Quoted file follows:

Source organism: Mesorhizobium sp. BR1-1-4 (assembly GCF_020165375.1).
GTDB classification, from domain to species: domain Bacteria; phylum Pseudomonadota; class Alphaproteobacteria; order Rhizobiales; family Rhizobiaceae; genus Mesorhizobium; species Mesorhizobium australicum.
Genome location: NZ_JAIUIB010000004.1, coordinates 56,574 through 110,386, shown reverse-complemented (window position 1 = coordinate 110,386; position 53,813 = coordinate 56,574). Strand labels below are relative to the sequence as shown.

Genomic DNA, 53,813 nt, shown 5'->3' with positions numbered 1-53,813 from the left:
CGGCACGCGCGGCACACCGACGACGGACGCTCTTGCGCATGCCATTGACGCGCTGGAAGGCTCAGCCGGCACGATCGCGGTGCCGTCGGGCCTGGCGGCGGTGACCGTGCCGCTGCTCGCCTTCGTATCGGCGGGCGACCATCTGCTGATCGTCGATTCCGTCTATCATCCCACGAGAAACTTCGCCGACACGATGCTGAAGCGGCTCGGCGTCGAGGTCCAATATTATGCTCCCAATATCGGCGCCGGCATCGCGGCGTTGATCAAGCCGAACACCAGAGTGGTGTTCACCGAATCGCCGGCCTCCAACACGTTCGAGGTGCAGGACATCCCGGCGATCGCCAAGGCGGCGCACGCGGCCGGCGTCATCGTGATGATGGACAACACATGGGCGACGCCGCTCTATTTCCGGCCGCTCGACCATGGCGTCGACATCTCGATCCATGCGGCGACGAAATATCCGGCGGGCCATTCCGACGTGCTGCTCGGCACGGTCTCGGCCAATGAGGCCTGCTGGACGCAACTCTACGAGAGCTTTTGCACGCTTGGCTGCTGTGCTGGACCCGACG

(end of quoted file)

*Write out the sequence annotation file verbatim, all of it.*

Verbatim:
Source organism: Mesorhizobium sp. BR1-1-4 (assembly GCF_020165375.1).
GTDB classification, from domain to species: domain Bacteria; phylum Pseudomonadota; class Alphaproteobacteria; order Rhizobiales; family Rhizobiaceae; genus Mesorhizobium; species Mesorhizobium australicum.
Genome location: NZ_JAIUIB010000004.1, coordinates 56,574 through 110,386, shown reverse-complemented (window position 1 = coordinate 110,386; position 53,813 = coordinate 56,574). Strand labels below are relative to the sequence as shown.

Genomic DNA, 53,813 nt, shown 5'->3' with positions numbered 1-53,813 from the left:
CGGCACGCGCGGCACACCGACGACGGACGCTCTTGCGCATGCCATTGACGCGCTGGAAGGCTCAGCCGGCACGATCGCGGTGCCGTCGGGCCTGGCGGCGGTGACCGTGCCGCTGCTCGCCTTCGTATCGGCGGGCGACCATCTGCTGATCGTCGATTCCGTCTATCATCCCACGAGAAACTTCGCCGACACGATGCTGAAGCGGCTCGGCGTCGAGGTCCAATATTATGCTCCCAATATCGGCGCCGGCATCGCGGCGTTGATCAAGCCGAACACCAGAGTGGTGTTCACCGAATCGCCGGCCTCCAACACGTTCGAGGTGCAGGACATCCCGGCGATCGCCAAGGCGGCGCACGCGGCCGGCGTCATCGTGATGATGGACAACACATGGGCGACGCCGCTCTATTTCCGGCCGCTCGACCATGGCGTCGACATCTCGATCCATGCGGCGACGAAATATCCGGCGGGCCATTCCGACGTGCTGCTCGGCACGGTCTCGGCCAATGAGGCCTGCTGGACGCAACTCTACGAGAGCTTTTGCACGCTTGGCTGCTGTGCTGGACCCGACG